The degree of independence of a state is determined by a number of factors, including its level of development of the economy, education, science, effective diplomacy, raw materials, technological and intellectual base, demography, and culture. In all situations, however, the state’s independence is inextricably related to the condition and level of combat capability of its armed troops, weapons, and professional command staff.
The price of independence drops considerably if a country lacks a combat-ready army, but it also increases the risk that all of its accomplishments will be overlooked and discounted in dire situations. For instance, as a result of World War II and its (regrettable for Japan) outcomes—the US nuclear strike on the Japanese towns of Hiroshima and Nagasaki in response to the Japanese naval aviation attack on the US naval base at Pearl Harbor—Washington imposed limits on Japan. As a result, Japan lacks adequate military force while being a modern, technologically proficient, scientifically advanced, and economically developed country.
In the framework of the pre-election campaign, Turkish authorities have emphasized that the capabilities of the Turkish military-industrial complex already allow it manufacturing 80% of the weaponry of the Turkish army and navy. Indeed, during Recep Erdoğan’s presidency, Turkey’s military-industrial complex increased its economic share, the number of military companies and corporations increased, and the latest weapons and military equipment (particularly air and marine drones, APCs, small arms, air defense assets, and electronics) were produced. Turkey has been one of the leading exporters of contemporary weapons, with the use of these weapons (mainly the Bayraktar TB2 UAVs) in combat proving successful in Libya, Syria, Nagorno-Karabakh, and Ukraine.
Erdoğan’s stake for an autonomous foreign policy necessitates the building of a domestic military-industrial complex. The Strategic Plan of the Department of the Defense Industry for 2007-2011, focusing on the expansion of the domestic manufacturing sector, was implemented. As a result, by the plan’s conclusion in 2011, the defense was modernized. Turkish weaponry gained a foothold in the international arms export sector after Turkey had started producing 54% of the weapons and equipment for its own army.
During Erdoğan’s presidency, the top Turkish MIC firms ASELSAN and Turkish Aerospace Industries (TAI) were listed among the top 100 global defense enterprises. In addition to these, Turkey also has a large number of other reputable defense manufacturers, including Havelsan, Roketsan, Otokar, and Baykar Makina.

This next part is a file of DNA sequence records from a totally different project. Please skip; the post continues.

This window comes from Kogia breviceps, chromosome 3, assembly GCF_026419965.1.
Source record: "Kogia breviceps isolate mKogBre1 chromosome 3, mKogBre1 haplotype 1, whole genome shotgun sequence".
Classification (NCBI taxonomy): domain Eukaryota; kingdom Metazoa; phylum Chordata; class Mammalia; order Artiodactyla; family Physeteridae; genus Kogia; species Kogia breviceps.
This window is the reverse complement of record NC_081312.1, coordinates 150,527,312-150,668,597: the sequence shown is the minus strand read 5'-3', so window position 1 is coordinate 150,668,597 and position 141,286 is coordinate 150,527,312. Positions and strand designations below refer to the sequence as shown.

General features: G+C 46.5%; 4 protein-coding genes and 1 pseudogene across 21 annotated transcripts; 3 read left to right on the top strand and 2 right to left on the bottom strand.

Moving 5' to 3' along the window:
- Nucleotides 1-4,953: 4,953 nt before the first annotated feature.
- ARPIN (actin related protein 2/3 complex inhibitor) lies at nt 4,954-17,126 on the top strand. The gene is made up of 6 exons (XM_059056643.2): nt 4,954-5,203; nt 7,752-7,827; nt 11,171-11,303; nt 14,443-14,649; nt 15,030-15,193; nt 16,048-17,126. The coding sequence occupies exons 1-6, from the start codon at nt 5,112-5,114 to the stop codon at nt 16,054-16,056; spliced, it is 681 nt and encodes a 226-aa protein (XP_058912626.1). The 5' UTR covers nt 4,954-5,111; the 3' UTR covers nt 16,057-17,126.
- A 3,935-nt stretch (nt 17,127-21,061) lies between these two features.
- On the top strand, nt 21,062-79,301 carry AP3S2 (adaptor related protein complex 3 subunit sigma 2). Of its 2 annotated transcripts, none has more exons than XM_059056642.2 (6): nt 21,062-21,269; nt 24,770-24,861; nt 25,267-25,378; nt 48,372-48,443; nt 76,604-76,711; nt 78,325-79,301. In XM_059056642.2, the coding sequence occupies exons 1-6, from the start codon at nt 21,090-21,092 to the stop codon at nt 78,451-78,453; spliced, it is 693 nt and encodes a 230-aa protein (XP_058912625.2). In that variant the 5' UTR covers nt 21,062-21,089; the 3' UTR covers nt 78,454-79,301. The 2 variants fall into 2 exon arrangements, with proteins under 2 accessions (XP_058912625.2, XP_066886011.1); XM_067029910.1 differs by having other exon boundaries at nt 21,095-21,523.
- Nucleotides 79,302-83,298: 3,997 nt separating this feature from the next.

The United States, Azerbaijan, the UAE, Oman, Bahrain, Malaysia, Qatar, Uzbekistan, Kazakhstan, Kyrgyzstan, Ukraine, and several African nations were the largest importers of Turkish weapons. At the same time, Turkey is actively exporting armored personnel carriers (Pars, Arma, and Kirpi), Bayraktar UAVs ( the latest attack drone Kyzyl Alma is on the way), and T129 ATAK attack helicopters. Turkey has its own artillery systems, rocket launchers, ALTAY Main Battle Tank Production Program, TAYFUN (Typhoon), ballistic missiles, and Hisar long-range surface-to-air missile systems.
Breakthrough achievements of Turkish military-industrial complex goods have become a reality during the presidency of Recep Erdoğan, who intends to make Turkey completely independent in this regard from Western supplies in the NATO bloc, and in certain cases, a rival in the arms sales markets. Of course, the Turkish military-industrial complex existed prior to Erdoğan’s presidency, growing within the framework of US and NATO initiatives. A lot of technological developments in Turkish armament (for example, unmanned aerial vehicles) have become a reality as a result of Ankara’s collaboration with NATO members and particularly with Israel. Subsequently, the military-industrial complex’s growth rate has contributed significantly to the Turkish state’s independence.
That being said, it should be acknowledged that Turkey is not yet capable of providing itself with all of the essential weaponry and military equipment without external partnership or relative dependence, such as on the USA and NATO. This applies to combat aviation, air defense assets, submarine and surface ships. Therefore, for the time being, Ankara must maintain external cooperation with significant participants in the arms markets and cannot disregard the US factor, given its NATO membership. The United States, the United Kingdom, Canada, Spain, Germany, France, Israel, Russia, and China continue to be Turkey’s most important external military-technical counterparties. Despite the military-industrial complex’s growth rate, Turkey is unlikely to overtake the top three global arms exporters—the United States, Russia, and China—in the near future.